Director Adam MacDonald is wandering around the 21st floor of a Manhattan hotel trying to remember his room number. “This will make for a good story, right?” laughs the Canadian filmmaker. To be honest, two-guys-walk-up-and-down-the-corridors-of-a-hotel ain’t that great of a tale. It’s not, for example, as good as a-couple-gets-menaced-by-an-enormous-bear-while-lost-in-the-Canadian-wilderness. That, in fact, is the plot of MacDonald’s debut movie Backcountry, which opened yesterday (March 20) at New York’s IFC Center and can also be seen on VOD.

After locating his room, MacDonald has a cute story to relate concerning the origin of the movie—it involves a camping trip he and his wife took five years ago and some ominous, early morning noises—and nice things to say about the film’s two human leads, MIssy Peregrym and Jeff Roop. But what EW really wants to know is what it was like working with the two huge black bears who share credit for playing the film’s couple-threatening backwoods beast. “It was very intimidating,” says MacDonald. “They were huge. [The wrangler] had a list of do’s and don’t’s: You can’t yell around them, you can’t run, no eye contact. And I have a healthy fear of bears. One of them jumped on a tree, and started scratching it—I could see the power. I felt that deep primal fear. You kind of get used to them but you don’t feel ever safe when they’re around.”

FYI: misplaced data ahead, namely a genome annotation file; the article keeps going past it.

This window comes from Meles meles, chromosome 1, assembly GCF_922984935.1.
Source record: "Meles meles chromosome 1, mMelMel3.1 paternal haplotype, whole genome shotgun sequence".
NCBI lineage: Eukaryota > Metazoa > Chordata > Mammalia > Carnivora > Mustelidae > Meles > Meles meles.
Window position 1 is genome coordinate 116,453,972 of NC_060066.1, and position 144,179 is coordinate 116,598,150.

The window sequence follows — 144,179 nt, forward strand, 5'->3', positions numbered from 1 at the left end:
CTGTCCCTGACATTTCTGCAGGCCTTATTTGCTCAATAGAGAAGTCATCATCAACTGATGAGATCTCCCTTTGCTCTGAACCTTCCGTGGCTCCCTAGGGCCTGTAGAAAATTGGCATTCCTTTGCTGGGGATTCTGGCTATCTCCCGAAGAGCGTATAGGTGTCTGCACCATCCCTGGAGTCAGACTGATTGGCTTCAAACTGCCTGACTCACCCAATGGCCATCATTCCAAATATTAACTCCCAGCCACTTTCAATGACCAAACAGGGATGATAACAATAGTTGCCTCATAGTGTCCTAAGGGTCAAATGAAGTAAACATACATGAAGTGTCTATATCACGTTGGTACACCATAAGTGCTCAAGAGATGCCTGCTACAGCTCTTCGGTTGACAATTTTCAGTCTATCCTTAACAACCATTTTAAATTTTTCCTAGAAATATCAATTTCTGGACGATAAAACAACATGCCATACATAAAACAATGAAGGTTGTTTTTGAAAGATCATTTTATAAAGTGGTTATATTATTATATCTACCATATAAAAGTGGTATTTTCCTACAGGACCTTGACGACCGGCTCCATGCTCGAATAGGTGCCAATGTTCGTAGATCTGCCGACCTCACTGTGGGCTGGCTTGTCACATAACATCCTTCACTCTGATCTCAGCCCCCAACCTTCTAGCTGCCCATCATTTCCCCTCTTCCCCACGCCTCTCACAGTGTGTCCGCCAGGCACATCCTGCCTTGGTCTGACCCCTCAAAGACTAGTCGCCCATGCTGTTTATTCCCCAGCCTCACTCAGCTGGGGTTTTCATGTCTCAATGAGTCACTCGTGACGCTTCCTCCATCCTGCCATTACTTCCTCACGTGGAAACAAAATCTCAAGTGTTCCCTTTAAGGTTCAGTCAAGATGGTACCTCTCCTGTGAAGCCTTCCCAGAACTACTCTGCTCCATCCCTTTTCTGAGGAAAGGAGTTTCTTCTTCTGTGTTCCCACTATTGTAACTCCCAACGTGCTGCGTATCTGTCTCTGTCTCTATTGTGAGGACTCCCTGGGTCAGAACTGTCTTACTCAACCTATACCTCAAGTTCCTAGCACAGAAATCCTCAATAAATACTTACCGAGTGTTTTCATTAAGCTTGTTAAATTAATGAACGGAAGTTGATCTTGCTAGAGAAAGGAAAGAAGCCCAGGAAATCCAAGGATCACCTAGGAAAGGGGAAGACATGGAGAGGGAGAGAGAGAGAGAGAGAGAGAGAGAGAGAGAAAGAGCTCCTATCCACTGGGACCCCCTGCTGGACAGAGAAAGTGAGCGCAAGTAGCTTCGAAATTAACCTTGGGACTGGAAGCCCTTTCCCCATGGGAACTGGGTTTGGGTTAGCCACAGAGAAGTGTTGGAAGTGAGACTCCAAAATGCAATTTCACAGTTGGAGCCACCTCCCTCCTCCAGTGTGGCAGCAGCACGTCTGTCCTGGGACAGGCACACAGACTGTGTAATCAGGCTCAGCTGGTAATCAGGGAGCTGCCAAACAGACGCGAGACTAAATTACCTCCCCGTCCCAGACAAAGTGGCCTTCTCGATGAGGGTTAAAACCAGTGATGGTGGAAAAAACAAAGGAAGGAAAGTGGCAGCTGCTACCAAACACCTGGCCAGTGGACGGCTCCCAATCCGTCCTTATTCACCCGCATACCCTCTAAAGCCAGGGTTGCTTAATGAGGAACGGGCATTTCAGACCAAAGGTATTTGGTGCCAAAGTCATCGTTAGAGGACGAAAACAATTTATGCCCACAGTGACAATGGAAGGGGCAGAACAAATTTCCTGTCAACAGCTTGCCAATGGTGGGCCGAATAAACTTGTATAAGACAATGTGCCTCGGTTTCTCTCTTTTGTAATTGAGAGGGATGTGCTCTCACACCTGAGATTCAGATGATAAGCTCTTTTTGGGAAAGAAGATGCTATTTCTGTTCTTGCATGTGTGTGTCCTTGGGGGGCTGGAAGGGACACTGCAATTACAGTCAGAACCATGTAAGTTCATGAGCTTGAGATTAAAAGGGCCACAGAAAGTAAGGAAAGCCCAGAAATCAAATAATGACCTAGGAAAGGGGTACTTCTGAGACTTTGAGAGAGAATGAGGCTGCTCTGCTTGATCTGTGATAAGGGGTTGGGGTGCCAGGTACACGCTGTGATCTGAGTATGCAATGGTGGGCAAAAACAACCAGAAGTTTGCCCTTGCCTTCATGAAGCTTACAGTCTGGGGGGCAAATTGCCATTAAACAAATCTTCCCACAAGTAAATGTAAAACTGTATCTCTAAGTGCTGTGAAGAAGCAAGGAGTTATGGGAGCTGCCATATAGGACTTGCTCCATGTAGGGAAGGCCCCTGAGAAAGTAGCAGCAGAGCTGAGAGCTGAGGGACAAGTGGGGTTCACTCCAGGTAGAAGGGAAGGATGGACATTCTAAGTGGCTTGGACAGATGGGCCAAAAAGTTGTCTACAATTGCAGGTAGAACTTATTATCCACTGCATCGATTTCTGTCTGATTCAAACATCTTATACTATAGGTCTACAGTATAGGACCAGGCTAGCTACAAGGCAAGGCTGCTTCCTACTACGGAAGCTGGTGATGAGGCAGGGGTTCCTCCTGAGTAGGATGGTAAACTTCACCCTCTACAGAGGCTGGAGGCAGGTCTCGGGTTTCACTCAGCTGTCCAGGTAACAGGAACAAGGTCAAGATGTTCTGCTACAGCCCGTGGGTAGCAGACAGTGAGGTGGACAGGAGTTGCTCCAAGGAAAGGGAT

Turns out, bears are not so different from some Hollywood actors we could name in the attention-craving department. “They never came out at the same time,” says MacDonald. “What was interesting is that one would hear the other getting all the praise and then it would want to come out of the trailer while the other one was getting tired: ‘I’m going back to my trailer.’ They’re prima donnas! When they’re done, they’re done. Then the same thing would happen and the one which went back to the trailer would get excited and want to come out. So that’s how it worked.”

Sticking with the animal theme, MacDonald is currently shopping around a script called Wolf at the Door. “There is a wolf attack, but the whole story doesn’t hinge on it, like Backcountry.” So, are wolves easier or harder to direct than bears? “I’m going to find out,” chuckles the director. “Ask me next time we meet and I’ll have the answer for you!”

You can see the trailer for Backcountry, below.